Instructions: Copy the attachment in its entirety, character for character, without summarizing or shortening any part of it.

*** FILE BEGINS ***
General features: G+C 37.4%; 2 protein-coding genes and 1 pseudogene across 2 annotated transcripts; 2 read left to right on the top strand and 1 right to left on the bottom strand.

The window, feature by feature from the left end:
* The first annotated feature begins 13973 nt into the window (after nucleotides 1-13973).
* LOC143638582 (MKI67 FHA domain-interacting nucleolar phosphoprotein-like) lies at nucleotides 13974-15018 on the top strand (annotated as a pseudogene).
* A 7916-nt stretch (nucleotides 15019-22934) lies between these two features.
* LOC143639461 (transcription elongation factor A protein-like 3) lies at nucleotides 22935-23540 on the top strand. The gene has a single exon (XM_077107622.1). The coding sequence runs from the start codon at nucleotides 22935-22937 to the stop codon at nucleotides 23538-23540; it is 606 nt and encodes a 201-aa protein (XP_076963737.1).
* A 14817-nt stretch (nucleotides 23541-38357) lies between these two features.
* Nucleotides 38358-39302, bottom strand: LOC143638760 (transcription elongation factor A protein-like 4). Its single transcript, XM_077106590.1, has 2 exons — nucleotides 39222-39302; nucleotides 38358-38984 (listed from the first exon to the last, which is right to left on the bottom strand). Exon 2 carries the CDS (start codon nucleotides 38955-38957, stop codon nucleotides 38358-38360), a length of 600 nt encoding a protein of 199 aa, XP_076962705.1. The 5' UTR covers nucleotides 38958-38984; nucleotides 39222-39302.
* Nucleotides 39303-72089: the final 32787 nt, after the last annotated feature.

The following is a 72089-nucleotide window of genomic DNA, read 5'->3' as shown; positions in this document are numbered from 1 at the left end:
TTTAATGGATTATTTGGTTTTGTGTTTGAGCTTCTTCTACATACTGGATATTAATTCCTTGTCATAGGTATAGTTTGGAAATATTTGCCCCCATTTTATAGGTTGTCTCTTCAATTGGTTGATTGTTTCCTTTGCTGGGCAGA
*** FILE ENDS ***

General features: G+C 37.4%; 2 protein-coding genes and 1 pseudogene across 2 annotated transcripts; 2 read left to right on the top strand and 1 right to left on the bottom strand.

The window, feature by feature from the left end:
* The first annotated feature begins 13973 nt into the window (after nucleotides 1-13973).
* LOC143638582 (MKI67 FHA domain-interacting nucleolar phosphoprotein-like) lies at nucleotides 13974-15018 on the top strand (annotated as a pseudogene).
* A 7916-nt stretch (nucleotides 15019-22934) lies between these two features.
* LOC143639461 (transcription elongation factor A protein-like 3) lies at nucleotides 22935-23540 on the top strand. The gene has a single exon (XM_077107622.1). The coding sequence runs from the start codon at nucleotides 22935-22937 to the stop codon at nucleotides 23538-23540; it is 606 nt and encodes a 201-aa protein (XP_076963737.1).
* A 14817-nt stretch (nucleotides 23541-38357) lies between these two features.
* Nucleotides 38358-39302, bottom strand: LOC143638760 (transcription elongation factor A protein-like 4). Its single transcript, XM_077106590.1, has 2 exons — nucleotides 39222-39302; nucleotides 38358-38984 (listed from the first exon to the last, which is right to left on the bottom strand). Exon 2 carries the CDS (start codon nucleotides 38955-38957, stop codon nucleotides 38358-38360), a length of 600 nt encoding a protein of 199 aa, XP_076962705.1. The 5' UTR covers nucleotides 38958-38984; nucleotides 39222-39302.
* Nucleotides 39303-72089: the final 32787 nt, after the last annotated feature.

The following is a 72089-nucleotide window of genomic DNA, read 5'->3' as shown; positions in this document are numbered from 1 at the left end:
TTTAATGGATTATTTGGTTTTGTGTTTGAGCTTCTTCTACATACTGGATATTAATTCCTTGTCATAGGTATAGTTTGGAAATATTTGCCCCCATTTTATAGGTTGTCTCTTCAATTGGTTGATTGTTTCCTTTGCTGGGCAGA